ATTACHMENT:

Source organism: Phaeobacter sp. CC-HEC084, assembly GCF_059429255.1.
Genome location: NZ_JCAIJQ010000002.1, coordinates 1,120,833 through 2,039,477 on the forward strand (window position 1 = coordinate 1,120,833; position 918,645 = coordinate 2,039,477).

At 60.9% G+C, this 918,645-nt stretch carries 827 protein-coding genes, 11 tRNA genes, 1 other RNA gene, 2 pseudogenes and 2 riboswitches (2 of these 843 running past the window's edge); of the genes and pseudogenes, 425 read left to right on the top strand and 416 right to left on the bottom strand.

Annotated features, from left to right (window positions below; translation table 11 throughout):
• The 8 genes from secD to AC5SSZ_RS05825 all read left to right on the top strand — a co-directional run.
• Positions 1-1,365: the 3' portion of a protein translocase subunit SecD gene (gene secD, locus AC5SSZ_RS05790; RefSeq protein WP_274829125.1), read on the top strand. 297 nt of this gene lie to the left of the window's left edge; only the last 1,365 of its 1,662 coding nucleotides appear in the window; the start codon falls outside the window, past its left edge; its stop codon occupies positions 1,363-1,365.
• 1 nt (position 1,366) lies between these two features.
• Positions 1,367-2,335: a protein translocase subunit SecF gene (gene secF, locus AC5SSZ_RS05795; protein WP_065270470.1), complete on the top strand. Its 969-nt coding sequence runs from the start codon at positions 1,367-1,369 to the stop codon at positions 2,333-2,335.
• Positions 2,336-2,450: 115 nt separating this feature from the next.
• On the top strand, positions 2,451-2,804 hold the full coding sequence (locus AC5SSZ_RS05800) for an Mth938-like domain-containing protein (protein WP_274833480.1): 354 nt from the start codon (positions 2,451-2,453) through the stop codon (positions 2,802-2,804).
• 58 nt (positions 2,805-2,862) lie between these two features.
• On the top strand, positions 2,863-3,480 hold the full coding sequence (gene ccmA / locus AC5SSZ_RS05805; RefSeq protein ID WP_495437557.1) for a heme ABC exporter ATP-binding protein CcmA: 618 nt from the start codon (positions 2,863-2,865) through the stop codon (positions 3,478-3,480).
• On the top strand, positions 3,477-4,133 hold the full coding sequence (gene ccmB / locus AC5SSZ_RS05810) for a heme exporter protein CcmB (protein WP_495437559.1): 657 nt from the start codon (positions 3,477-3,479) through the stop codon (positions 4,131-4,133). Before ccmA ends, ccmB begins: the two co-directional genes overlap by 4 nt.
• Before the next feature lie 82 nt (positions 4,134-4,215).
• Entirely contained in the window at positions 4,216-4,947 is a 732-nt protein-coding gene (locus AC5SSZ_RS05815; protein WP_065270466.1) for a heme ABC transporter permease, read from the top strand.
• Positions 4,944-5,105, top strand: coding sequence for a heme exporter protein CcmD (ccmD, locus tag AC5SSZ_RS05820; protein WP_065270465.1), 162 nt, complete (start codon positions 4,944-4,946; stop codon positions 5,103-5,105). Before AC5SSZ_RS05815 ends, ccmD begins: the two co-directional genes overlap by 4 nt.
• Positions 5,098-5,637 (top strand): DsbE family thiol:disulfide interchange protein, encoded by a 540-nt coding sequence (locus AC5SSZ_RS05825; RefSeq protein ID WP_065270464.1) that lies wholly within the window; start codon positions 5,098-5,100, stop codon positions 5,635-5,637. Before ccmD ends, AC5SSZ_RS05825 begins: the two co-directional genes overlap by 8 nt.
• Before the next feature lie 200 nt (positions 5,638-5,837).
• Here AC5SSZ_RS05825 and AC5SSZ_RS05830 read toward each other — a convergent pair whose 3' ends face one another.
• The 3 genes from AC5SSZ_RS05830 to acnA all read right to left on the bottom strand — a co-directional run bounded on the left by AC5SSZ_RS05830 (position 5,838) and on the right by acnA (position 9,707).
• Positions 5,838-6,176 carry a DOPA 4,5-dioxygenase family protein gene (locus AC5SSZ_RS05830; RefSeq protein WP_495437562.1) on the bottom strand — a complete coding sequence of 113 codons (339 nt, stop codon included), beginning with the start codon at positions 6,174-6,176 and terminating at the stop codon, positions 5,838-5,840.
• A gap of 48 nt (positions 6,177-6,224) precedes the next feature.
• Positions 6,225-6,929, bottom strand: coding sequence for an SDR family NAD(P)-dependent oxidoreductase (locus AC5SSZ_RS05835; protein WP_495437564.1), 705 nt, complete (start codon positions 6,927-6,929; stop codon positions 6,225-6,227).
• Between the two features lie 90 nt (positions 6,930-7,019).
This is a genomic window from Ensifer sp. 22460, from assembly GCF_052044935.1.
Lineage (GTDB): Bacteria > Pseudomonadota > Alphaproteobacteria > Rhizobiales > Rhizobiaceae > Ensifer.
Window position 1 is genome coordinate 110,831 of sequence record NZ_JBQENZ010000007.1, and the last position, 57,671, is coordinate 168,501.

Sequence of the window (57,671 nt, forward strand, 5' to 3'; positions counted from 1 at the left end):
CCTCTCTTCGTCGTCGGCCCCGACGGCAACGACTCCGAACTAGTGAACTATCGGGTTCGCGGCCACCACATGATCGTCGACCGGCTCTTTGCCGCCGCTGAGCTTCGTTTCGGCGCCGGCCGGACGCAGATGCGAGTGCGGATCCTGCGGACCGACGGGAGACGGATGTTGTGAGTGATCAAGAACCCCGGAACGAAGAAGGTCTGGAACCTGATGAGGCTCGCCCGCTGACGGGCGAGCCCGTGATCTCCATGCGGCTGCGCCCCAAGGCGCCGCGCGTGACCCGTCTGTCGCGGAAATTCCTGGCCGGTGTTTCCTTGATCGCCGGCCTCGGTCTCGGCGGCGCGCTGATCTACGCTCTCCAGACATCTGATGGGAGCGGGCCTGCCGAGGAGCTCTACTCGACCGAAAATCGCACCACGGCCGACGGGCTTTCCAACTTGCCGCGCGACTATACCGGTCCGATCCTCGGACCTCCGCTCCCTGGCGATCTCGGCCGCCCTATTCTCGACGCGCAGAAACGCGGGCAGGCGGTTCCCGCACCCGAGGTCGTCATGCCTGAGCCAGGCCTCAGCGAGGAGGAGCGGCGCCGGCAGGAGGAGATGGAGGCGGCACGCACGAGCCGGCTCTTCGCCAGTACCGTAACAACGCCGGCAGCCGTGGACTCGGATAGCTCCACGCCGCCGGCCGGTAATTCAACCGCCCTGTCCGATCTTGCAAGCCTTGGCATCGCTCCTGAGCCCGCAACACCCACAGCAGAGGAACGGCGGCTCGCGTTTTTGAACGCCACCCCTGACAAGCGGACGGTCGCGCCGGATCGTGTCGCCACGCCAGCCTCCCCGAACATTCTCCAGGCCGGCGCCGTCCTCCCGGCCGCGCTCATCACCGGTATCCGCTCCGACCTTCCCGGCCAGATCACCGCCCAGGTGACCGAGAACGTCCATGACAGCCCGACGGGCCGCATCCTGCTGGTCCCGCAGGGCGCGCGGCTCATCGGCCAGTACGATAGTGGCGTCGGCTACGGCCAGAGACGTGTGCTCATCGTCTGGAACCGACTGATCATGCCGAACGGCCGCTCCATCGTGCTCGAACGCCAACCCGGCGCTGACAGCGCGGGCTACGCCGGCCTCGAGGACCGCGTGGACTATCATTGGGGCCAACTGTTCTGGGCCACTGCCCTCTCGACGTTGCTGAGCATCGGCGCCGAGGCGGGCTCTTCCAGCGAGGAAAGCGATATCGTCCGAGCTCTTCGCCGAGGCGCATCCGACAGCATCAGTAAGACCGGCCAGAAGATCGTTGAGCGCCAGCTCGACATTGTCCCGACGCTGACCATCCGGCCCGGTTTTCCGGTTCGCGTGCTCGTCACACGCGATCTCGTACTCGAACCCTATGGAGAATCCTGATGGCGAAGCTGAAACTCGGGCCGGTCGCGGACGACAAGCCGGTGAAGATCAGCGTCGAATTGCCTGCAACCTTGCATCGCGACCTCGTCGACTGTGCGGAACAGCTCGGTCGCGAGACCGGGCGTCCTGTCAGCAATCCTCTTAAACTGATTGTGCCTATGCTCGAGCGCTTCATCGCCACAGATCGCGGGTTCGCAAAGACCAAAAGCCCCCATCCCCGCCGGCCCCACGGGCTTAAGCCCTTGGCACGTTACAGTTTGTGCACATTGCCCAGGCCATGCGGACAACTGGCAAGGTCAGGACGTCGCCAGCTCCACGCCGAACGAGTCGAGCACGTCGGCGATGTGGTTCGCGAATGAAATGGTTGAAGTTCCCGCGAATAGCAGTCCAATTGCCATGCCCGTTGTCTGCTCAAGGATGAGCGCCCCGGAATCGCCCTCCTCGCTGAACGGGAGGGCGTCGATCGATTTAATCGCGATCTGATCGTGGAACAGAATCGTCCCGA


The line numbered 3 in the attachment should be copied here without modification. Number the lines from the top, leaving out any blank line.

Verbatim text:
At 60.9% G+C, this 918,645-nt stretch carries 827 protein-coding genes, 11 tRNA genes, 1 other RNA gene, 2 pseudogenes and 2 riboswitches (2 of these 843 running past the window's edge); of the genes and pseudogenes, 425 read left to right on the top strand and 416 right to left on the bottom strand.